Subway advertise what they make to the full extent of turning the bus into a giant sub roll.
This image shows how strong the image can be perceived as the Python is crushing the bus as it constricts around it.
This is my final design for the Aprire letterhead. I centralised the logo at the top which looked better and lined up with the address at the bottom of the page.
This is my design for the business card. The straight right edge of the ‘a’ was to link with the ‘e’ of Aprire to form an explanation mark.
This is the back view of the business card. I simplified the logo into a symbol and added the business address at the bottom centralised. I created a logo silhouette and turned it upside down utilising David Carson’s technique.
This is the compliment slip design.
I created this poster with the same methods of the artist ‘Banksy’.
This is the first time I have used spray paint.
I took photographs of different textures of walls. This is set on a marble wall.
As a way of advertising this is very good as it always visible wherever the vehicle is, it’s much cheaper than bus advertising and can be kept on as long as you wish. It also helps to protect the vehicle’s paintwork so that when the vinyl wrap is removed, the vehicle is in good condition underneath.
This is not a new idea – Kellogg’s have used them for many years, but modern materials make it much quicker and easier to cover a vehicle to act as a moving advert.
It is possible to completely cover any vehicle with full colour images and text on a wrap. Costs depend on the type of material used and the type of vehicle – some vans, for example, are more difficult to wrap because of the shape.
One website offers a full list of prices for each popular type of delivery vehicle:
The cheaper prices are for single colour wraps to change a vehicle – for a full colour digital image and/or text wrap, Option 1 is the correct price. Cheaper vinyl could be used that does not protect the vehicle as much or last as long if the marketing period was only for a short time.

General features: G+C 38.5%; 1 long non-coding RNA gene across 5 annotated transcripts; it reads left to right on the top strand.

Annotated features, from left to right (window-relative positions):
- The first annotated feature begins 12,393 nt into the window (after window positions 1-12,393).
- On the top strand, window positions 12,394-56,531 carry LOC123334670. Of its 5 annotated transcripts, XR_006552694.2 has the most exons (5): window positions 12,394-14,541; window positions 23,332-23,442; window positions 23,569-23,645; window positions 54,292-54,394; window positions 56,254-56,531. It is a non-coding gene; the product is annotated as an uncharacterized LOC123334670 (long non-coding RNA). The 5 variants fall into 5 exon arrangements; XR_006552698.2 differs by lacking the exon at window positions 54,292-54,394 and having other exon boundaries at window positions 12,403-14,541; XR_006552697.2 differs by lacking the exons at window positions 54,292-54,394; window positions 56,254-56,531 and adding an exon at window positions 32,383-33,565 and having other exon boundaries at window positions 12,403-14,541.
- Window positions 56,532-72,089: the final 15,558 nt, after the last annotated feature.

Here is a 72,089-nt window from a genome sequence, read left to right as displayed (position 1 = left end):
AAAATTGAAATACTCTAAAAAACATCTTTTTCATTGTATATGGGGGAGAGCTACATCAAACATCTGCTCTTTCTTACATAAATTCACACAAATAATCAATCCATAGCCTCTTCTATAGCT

Although this would cost two or three times as much as each bus T-panel, the bus panels only stay on for two weeks. These could stay on for months and advertise the product every day to remind people about it.
As my cereal is mainly aimed at children, CITV is the best channel to advertise on as it will be shown between programmes kids enjoy. As it is a free channel, unlike others like the Disney Channel which are paid for, this means more people are likely to see it (an average 600,000 viewers each day).
The channel is shown all over the country so there should be no extra charges for different regions. This means the advert could be shown more times in a week as it would cost less as well as reaching the main audience.
Although a morning slot seems like a good idea as it is breakfast time, both parents and children may be hassled as they are getting ready to go out so may not take the advert in. I think two showings in the afternoon would be good, perhaps between 4 and 5 when children are home from school and watching TV but before adult programmes and dinner time get in the way.
Two showings a day in this time slot would cost about £300 which would cost around £2,100 for a week. It could be shown twice every day for a week before the product is launched then twice a day for two weeks after. This would cost about £6,300.
After this, I would drop the advert down to one showing a day in a slot between the most popular programmes three days a week – Monday, Wednesday and Friday. Many children might not watch as much TV in this timeslot at the weekend. This would cost around £450 a week.